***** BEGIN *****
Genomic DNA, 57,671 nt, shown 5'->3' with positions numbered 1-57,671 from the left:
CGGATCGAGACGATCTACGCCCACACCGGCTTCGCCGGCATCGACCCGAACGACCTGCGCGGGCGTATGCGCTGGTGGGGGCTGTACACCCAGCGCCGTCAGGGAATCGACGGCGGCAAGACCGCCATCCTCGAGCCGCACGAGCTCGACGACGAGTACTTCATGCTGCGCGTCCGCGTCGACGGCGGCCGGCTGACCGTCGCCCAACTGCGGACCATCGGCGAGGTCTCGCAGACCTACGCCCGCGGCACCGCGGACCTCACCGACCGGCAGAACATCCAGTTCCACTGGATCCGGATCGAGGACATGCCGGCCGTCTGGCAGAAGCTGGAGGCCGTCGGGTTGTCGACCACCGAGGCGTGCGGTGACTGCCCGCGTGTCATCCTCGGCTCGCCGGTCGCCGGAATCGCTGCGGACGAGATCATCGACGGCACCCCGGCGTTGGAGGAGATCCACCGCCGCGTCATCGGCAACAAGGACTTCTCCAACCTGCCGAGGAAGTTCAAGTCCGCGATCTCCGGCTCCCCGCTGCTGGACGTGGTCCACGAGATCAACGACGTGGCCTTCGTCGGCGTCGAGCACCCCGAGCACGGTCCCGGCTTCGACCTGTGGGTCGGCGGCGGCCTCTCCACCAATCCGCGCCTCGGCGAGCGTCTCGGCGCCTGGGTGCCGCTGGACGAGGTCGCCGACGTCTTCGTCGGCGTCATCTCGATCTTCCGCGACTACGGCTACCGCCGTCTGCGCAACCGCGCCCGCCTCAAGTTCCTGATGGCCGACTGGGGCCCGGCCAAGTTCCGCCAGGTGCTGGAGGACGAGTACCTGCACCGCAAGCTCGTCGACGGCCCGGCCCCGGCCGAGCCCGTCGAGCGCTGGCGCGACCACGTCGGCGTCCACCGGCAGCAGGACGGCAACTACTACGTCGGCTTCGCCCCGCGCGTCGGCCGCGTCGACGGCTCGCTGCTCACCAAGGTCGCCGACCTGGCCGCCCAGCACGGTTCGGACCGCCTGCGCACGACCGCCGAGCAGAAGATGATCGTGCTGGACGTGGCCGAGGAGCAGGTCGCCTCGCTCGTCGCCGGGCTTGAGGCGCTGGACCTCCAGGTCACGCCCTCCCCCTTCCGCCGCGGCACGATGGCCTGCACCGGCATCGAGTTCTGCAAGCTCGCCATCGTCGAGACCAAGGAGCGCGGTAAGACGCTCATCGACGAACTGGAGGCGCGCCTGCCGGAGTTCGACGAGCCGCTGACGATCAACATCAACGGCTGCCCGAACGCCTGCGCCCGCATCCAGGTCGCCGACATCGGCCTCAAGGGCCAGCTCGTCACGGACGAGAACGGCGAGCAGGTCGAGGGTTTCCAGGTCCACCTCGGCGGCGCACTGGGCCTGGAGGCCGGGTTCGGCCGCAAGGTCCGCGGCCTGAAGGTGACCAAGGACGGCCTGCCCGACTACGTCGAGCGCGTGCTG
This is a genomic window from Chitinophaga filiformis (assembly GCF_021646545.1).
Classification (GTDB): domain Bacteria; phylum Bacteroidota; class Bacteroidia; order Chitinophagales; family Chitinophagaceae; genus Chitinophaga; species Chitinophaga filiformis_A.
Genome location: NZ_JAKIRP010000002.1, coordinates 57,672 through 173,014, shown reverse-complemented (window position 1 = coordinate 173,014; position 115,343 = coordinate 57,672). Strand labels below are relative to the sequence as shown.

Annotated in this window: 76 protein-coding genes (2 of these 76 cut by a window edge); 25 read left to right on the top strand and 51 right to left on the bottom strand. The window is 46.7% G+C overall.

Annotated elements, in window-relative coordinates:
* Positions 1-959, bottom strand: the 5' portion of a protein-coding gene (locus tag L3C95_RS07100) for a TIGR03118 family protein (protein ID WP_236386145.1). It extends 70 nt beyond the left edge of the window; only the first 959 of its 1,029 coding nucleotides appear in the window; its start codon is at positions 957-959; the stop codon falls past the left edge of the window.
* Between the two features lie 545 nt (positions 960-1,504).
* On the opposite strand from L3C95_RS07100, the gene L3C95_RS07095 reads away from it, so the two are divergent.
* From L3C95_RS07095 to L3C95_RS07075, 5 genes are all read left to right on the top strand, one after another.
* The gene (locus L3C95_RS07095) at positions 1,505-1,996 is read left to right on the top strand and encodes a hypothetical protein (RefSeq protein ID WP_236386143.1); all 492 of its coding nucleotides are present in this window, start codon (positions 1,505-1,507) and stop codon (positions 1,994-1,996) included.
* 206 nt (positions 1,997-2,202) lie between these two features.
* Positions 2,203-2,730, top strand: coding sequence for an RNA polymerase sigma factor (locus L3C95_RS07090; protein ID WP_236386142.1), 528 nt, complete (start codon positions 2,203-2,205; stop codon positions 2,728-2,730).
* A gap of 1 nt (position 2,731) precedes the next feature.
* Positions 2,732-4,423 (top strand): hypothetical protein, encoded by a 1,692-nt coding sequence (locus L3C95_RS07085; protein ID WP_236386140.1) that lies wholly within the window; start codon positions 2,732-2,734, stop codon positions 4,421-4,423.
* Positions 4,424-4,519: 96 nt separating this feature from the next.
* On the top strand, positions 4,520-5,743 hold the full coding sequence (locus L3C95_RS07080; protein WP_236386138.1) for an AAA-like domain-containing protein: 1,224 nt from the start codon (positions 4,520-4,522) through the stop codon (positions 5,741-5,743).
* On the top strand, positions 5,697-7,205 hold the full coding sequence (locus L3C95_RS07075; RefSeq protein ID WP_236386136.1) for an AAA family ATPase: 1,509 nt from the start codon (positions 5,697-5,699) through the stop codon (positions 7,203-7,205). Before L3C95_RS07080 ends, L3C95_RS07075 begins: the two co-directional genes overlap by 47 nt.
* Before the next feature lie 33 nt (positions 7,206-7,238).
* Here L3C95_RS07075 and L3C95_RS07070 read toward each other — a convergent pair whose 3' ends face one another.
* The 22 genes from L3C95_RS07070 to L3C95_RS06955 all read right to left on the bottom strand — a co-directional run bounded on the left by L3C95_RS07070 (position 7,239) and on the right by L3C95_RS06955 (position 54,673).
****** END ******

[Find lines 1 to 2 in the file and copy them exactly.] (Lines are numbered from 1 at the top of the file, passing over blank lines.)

Genomic DNA, 57,671 nt, shown 5'->3' with positions numbered 1-57,671 from the left:
CGGATCGAGACGATCTACGCCCACACCGGCTTCGCCGGCATCGACCCGAACGACCTGCGCGGGCGTATGCGCTGGTGGGGGCTGTACACCCAGCGCCGTCAGGGAATCGACGGCGGCAAGACCGCCATCCTCGAGCCGCACGAGCTCGACGACGAGTACTTCATGCTGCGCGTCCGCGTCGACGGCGGCCGGCTGACCGTCGCCCAACTGCGGACCATCGGCGAGGTCTCGCAGACCTACGCCCGCGGCACCGCGGACCTCACCGACCGGCAGAACATCCAGTTCCACTGGATCCGGATCGAGGACATGCCGGCCGTCTGGCAGAAGCTGGAGGCCGTCGGGTTGTCGACCACCGAGGCGTGCGGTGACTGCCCGCGTGTCATCCTCGGCTCGCCGGTCGCCGGAATCGCTGCGGACGAGATCATCGACGGCACCCCGGCGTTGGAGGAGATCCACCGCCGCGTCATCGGCAACAAGGACTTCTCCAACCTGCCGAGGAAGTTCAAGTCCGCGATCTCCGGCTCCCCGCTGCTGGACGTGGTCCACGAGATCAACGACGTGGCCTTCGTCGGCGTCGAGCACCCCGAGCACGGTCCCGGCTTCGACCTGTGGGTCGGCGGCGGCCTCTCCACCAATCCGCGCCTCGGCGAGCGTCTCGGCGCCTGGGTGCCGCTGGACGAGGTCGCCGACGTCTTCGTCGGCGTCATCTCGATCTTCCGCGACTACGGCTACCGCCGTCTGCGCAACCGCGCCCGCCTCAAGTTCCTGATGGCCGACTGGGGCCCGGCCAAGTTCCGCCAGGTGCTGGAGGACGAGTACCTGCACCGCAAGCTCGTCGACGGCCCGGCCCCGGCCGAGCCCGTCGAGCGCTGGCGCGACCACGTCGGCGTCCACCGGCAGCAGGACGGCAACTACTACGTCGGCTTCGCCCCGCGCGTCGGCCGCGTCGACGGCTCGCTGCTCACCAAGGTCGCCGACCTGGCCGCCCAGCACGGTTCGGACCGCCTGCGCACGACCGCCGAGCAGAAGATGATCGTGCTGGACGTGGCCGAGGAGCAGGTCGCCTCGCTCGTCGCCGGGCTTGAGGCGCTGGACCTCCAGGTCACGCCCTCCCCCTTCCGCCGCGGCACGATGGCCTGCACCGGCATCGAGTTCTGCAAGCTCGCCATCGTCGAGACCAAGGAGCGCGGTAAGACGCTCATCGACGAACTGGAGGCGCGCCTGCCGGAGTTCGACGAGCCGCTGACGATCAACATCAACGGCTGCCCGAACGCCTGCGCCCGCATCCAGGTCGCCGACATCGGCCTCAAGGGCCAGCTCGTCACGGACGAGAACGGCGAGCAGGTCGAGGGTTTCCAGGTCCACCTCGGCGGCGCACTGGGCCTGGAGGCCGGGTTCGGCCGCAAGGTCCGCGGCCTGAAGGTGACCAAGGACGGCCTGCCCGACTACGTCGAGCGCGTGCTG